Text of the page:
A father of two daughters, and grandfather to three girls, he was open about being a workaholic. He told Suzy before they married that the law came first; he was married to the law, and she would be his mistress. His daughter Julianna, who is a partner in his law firm, makes light of her father's devotion to his work. "I barely know the man. I'm not even sure how he got my number," she said in a speech introducing him for an award. Justice Moldaver described him as a devoted husband and father. "He never made a jury address or a speech without running it by Suzy first."

Mr. Greenspan described his joy at having Julianna work in his firm. "I once was in a debate where people were talking about trying to have quality of life and how it's important to have quality time with your children. I didn't have a lot of time with my children. In the meantime, my daughter is practising law with me now and we love each other."

He didn't golf or drink. "Work is much more fun than fun," he said, quoting Noel Coward. After Nova Scotia premier Gerald Regan was acquitted on sex-abuse charges, he invited his colleagues to celebrate with him at Dairy Queen, lawyer William Kaplan recalls.

He enjoyed midnight sorties to Fran's Restaurant or burger joints where he would discuss legal and world events with his close friend, the writer George Jonas. (They met at the Demeter trial when Mr. Jonas, who was writing about it with his then-wife Barbara Amiel, gave him a pill for his headache; it was as if, Mr. Jonas said, he had pulled a thorn from the lion's paw. They were friends for life.) If a break appeared in his schedule, he and Suzy would fly to Paris or London for a week.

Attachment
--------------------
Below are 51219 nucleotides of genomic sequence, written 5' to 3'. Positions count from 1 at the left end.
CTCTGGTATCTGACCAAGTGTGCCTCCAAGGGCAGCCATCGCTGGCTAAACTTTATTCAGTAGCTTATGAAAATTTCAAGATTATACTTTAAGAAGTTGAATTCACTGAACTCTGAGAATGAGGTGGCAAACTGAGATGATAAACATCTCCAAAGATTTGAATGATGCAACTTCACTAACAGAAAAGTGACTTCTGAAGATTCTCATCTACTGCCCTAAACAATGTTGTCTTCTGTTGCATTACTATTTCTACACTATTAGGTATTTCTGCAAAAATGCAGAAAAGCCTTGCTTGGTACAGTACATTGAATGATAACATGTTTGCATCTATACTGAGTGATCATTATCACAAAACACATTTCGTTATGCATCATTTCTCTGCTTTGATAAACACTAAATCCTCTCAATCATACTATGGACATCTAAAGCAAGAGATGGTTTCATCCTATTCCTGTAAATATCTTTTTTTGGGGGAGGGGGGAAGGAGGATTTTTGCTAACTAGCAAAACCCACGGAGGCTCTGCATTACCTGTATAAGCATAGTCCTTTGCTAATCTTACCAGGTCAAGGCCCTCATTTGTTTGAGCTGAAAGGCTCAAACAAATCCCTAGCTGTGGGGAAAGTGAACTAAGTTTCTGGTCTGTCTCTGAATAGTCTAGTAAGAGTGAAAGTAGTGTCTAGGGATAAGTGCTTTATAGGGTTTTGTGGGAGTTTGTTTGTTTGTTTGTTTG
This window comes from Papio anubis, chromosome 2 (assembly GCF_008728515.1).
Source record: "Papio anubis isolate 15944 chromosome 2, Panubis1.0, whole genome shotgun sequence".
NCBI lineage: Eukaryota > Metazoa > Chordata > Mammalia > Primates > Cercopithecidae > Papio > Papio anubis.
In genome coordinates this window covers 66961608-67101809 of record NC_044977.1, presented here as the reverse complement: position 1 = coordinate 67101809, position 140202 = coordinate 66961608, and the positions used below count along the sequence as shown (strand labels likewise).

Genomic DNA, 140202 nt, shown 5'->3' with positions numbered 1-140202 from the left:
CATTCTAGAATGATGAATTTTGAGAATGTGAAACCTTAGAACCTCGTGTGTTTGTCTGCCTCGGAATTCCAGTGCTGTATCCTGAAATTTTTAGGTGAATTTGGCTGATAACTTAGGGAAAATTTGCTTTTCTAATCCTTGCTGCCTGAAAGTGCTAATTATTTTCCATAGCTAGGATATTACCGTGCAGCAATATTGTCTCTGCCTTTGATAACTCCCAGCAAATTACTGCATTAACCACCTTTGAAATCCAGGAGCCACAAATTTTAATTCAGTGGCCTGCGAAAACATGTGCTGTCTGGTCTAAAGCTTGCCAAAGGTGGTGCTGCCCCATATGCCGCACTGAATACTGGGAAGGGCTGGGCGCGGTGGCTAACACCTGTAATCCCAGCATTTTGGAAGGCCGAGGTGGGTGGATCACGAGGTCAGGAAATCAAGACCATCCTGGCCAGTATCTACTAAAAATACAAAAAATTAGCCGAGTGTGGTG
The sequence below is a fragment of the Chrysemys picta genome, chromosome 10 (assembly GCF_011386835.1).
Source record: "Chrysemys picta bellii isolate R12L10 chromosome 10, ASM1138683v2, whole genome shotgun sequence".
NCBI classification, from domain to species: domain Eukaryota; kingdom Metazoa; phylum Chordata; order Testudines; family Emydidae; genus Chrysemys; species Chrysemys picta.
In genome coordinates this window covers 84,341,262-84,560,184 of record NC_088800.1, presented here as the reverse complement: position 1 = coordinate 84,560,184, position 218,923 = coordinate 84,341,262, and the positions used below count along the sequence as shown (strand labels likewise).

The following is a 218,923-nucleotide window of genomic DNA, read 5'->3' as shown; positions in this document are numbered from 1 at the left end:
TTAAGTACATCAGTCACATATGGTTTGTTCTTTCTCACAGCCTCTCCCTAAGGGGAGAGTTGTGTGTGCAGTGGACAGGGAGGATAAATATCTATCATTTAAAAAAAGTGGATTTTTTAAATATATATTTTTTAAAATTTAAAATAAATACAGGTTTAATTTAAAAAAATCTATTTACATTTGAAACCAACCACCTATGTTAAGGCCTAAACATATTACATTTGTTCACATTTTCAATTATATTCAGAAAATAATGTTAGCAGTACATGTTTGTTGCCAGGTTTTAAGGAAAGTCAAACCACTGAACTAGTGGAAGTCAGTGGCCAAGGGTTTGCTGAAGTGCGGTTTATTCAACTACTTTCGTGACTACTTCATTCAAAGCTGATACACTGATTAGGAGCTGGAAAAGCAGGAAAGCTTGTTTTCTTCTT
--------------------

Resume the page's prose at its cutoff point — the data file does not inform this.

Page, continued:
His output was enormous. Apart from defending luminaries such as media baron Conrad Black and theatre impresario Garth Drabinsky in white-collar criminal cases, and nursing-home operator Helmuth Buxbaum in the murder of his wife, he played host to a CBC radio and then television show for 17 years, called The Scales of Justice, that was written by Mr. Jonas. From 1978 until the present, he edited (and, beginning in 1997, co-edited) an annotated Criminal Code that was an indispensable aid for a generation of legal practitioners. He taught criminal procedure at Osgoode Hall Law School from 1972 to 1981, and at the University of Toronto law school from 1972 to 1999. As late as last year, he became a lecturer on politics and the criminal process to fourth-year political science students at Brock University in St. Catharines, Ont.

He said he wanted to work until his last day – he envisioned himself dying at 90 of a heart attack in a court room, after a jury pronounced his client not guilty. He fell 20 years short, but the general idea was the same – the day before Mr. Greenspan died, Mr. Lockyer received a business letter from him.